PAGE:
The Montessori Directress
Called a “directress” by Montessori Method founder Dr. Maria Montessori (back in the day when teachers were mostly women), and sometimes known as a “guide,” the Montessori teacher plays many roles as she directs, or guides, her students.
The Montessori Teacher functions as a role model, demonstrator, record keeper, and meticulous observer of each child’s behavior and growth. Like her students, she is an active and curious learner. A delight in continual inquiry and growth and a respect for each child’s unique learning styles and interests are among her key qualities.
She doesn't present information for rote learning. Rather, she demonstrates specially designed learning materials that serve as a springboard for investigation and discovery. At the heart of the Montessori Method is the concept that mastery is best achieved through exploration, imitation, repetition, and trial and error.
It is the Montessori teacher who prepares the active, developmentally appropriate learning environment, furnished with specially designed materials, where students explore, discover, and experience the joy of learning. She thoughtfully prepares her classroom environment with materials and activities that meet students’ unique interests, academic level, and developmental needs. Which are introduced to each child sequentially, laying the foundation for independent learning.
Through careful observation, the Montessori teacher comes to know each student’s interests, learning style, and temperament. She understands the student’s developmental needs, and is receptive to a child's “sensitive periods.” Always, the teacher is aware of each student’s progress as she works toward mastering the particular concept or skill. She knows when to step in to offer special guidance, and when to challenge a student with the next step in a learning sequence.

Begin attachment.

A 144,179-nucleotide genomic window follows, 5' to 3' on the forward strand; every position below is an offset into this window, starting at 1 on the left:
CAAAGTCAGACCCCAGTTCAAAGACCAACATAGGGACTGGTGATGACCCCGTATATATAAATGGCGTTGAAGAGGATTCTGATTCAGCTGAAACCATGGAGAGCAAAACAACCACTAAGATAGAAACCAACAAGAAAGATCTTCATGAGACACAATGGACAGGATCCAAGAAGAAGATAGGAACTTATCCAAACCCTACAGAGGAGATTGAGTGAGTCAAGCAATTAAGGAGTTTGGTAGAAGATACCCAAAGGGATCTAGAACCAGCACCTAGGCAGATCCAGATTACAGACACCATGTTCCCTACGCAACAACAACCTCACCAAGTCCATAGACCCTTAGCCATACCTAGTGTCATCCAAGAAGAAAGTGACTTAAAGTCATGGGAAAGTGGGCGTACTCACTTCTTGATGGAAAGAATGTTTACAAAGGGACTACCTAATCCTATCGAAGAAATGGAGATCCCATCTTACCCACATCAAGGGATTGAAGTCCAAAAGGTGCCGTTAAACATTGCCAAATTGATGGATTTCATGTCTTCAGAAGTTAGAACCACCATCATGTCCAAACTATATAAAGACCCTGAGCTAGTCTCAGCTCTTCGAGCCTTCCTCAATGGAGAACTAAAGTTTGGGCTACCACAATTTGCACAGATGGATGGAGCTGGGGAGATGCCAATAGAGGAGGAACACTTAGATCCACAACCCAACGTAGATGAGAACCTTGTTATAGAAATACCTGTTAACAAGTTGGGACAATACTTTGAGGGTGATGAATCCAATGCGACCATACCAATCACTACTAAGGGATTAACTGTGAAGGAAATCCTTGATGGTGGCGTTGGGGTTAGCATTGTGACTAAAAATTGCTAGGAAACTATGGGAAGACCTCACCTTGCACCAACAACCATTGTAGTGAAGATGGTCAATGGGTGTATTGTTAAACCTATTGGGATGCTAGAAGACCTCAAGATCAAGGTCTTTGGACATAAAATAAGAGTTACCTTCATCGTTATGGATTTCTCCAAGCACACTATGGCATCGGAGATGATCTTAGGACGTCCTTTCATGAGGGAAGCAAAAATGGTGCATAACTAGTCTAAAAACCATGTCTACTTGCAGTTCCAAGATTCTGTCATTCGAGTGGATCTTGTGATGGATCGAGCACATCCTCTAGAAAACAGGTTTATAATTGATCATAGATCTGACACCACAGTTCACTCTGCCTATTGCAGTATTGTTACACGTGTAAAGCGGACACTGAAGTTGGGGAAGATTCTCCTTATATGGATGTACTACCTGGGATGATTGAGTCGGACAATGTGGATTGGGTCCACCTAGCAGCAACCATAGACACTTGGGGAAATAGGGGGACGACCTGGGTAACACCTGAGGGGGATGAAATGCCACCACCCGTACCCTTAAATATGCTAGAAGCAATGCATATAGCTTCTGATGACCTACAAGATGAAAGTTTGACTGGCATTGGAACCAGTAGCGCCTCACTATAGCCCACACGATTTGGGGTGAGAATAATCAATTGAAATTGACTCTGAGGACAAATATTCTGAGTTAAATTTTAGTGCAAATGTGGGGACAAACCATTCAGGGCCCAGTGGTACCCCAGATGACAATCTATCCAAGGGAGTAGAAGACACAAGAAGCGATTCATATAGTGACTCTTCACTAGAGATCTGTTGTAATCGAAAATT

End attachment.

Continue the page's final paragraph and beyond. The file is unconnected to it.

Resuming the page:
With this information the teacher chooses materials and lessons that will capture the student’s attention and entice her to learn. When she observes that the student has mastered a concept or skill, she introduces new lessons that become increasingly complex and abstract. She helps them advance through the curriculum as they master new skills, so they are continually challenged and eager to learn.
A Montessori class is a close-knit community, fertile ground for nurturing the qualities that help children and youth become citizens of the world and stewards of the planet.
Montessori education addresses the whole child: his physical, social, emotional, and cognitive growth. As well as helping each child become an independent learner, the teacher helps turn a child's attention outward, fostering community, collaboration, and respect for the dignity of others.
By his own behavior and attitudes, the teacher models values such as empathy, compassion, and acceptance of individual differences. He encourages the students to be courteous and kind. And she brings students together in collaborative activities to foster teamwork, responsibility, self-discipline, and respect.
The Montessori classroom is a place of discovery, often as much for the teacher as for her students. It’s not hard to imagine how, in the spirit of inquiry, the curriculum sometimes takes an unexpected turn. For Montessori teachers, that’s part of the pleasure. Like their students, Montessori teachers delight in the challenge of new ideas and experiences; they are enthusiastic learners with a passion for life. In the course of helping children become lifelong learners, Montessori teachers enjoy a personal journey of continued discovery and growth.